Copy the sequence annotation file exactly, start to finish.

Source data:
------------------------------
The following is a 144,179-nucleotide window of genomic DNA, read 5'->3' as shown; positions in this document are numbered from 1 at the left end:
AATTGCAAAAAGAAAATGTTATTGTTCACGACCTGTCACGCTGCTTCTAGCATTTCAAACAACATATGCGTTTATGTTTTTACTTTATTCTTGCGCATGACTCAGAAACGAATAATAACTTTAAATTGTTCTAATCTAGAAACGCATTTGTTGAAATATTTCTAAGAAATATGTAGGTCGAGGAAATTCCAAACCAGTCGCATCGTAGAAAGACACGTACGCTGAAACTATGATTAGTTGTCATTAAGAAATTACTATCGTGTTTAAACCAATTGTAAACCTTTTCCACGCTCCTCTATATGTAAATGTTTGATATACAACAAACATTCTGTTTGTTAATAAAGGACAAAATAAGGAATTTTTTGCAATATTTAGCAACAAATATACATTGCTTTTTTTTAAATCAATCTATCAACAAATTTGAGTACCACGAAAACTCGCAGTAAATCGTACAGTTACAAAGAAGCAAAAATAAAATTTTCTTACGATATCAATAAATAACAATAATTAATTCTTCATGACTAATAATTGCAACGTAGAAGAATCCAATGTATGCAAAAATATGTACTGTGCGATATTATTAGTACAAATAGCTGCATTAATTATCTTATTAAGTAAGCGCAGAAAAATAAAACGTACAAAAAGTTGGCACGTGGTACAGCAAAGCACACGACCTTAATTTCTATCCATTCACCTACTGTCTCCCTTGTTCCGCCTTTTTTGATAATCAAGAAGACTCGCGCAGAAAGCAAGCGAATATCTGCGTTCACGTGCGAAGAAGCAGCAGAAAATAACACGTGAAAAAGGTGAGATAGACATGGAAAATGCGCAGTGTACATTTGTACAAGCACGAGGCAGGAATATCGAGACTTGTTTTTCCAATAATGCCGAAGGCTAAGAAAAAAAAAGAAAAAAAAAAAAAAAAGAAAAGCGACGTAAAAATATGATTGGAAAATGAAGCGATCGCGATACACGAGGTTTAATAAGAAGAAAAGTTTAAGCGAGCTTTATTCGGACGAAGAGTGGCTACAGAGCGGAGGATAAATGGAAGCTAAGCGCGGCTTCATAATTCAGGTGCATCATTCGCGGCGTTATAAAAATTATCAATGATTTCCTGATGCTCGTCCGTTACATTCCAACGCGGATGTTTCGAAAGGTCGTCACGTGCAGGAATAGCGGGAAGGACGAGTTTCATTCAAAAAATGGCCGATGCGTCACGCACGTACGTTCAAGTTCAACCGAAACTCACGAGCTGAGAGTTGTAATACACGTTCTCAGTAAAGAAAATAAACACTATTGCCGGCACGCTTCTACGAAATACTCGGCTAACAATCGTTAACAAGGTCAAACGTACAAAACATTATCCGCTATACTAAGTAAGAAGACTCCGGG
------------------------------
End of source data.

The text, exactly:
The following is a 144,179-nucleotide window of genomic DNA, read 5'->3' as shown; positions in this document are numbered from 1 at the left end:
AATTGCAAAAAGAAAATGTTATTGTTCACGACCTGTCACGCTGCTTCTAGCATTTCAAACAACATATGCGTTTATGTTTTTACTTTATTCTTGCGCATGACTCAGAAACGAATAATAACTTTAAATTGTTCTAATCTAGAAACGCATTTGTTGAAATATTTCTAAGAAATATGTAGGTCGAGGAAATTCCAAACCAGTCGCATCGTAGAAAGACACGTACGCTGAAACTATGATTAGTTGTCATTAAGAAATTACTATCGTGTTTAAACCAATTGTAAACCTTTTCCACGCTCCTCTATATGTAAATGTTTGATATACAACAAACATTCTGTTTGTTAATAAAGGACAAAATAAGGAATTTTTTGCAATATTTAGCAACAAATATACATTGCTTTTTTTTAAATCAATCTATCAACAAATTTGAGTACCACGAAAACTCGCAGTAAATCGTACAGTTACAAAGAAGCAAAAATAAAATTTTCTTACGATATCAATAAATAACAATAATTAATTCTTCATGACTAATAATTGCAACGTAGAAGAATCCAATGTATGCAAAAATATGTACTGTGCGATATTATTAGTACAAATAGCTGCATTAATTATCTTATTAAGTAAGCGCAGAAAAATAAAACGTACAAAAAGTTGGCACGTGGTACAGCAAAGCACACGACCTTAATTTCTATCCATTCACCTACTGTCTCCCTTGTTCCGCCTTTTTTGATAATCAAGAAGACTCGCGCAGAAAGCAAGCGAATATCTGCGTTCACGTGCGAAGAAGCAGCAGAAAATAACACGTGAAAAAGGTGAGATAGACATGGAAAATGCGCAGTGTACATTTGTACAAGCACGAGGCAGGAATATCGAGACTTGTTTTTCCAATAATGCCGAAGGCTAAGAAAAAAAAAGAAAAAAAAAAAAAAAAGAAAAGCGACGTAAAAATATGATTGGAAAATGAAGCGATCGCGATACACGAGGTTTAATAAGAAGAAAAGTTTAAGCGAGCTTTATTCGGACGAAGAGTGGCTACAGAGCGGAGGATAAATGGAAGCTAAGCGCGGCTTCATAATTCAGGTGCATCATTCGCGGCGTTATAAAAATTATCAATGATTTCCTGATGCTCGTCCGTTACATTCCAACGCGGATGTTTCGAAAGGTCGTCACGTGCAGGAATAGCGGGAAGGACGAGTTTCATTCAAAAAATGGCCGATGCGTCACGCACGTACGTTCAAGTTCAACCGAAACTCACGAGCTGAGAGTTGTAATACACGTTCTCAGTAAAGAAAATAAACACTATTGCCGGCACGCTTCTACGAAATACTCGGCTAACAATCGTTAACAAGGTCAAACGTACAAAACATTATCCGCTATACTAAGTAAGAAGACTCCGGG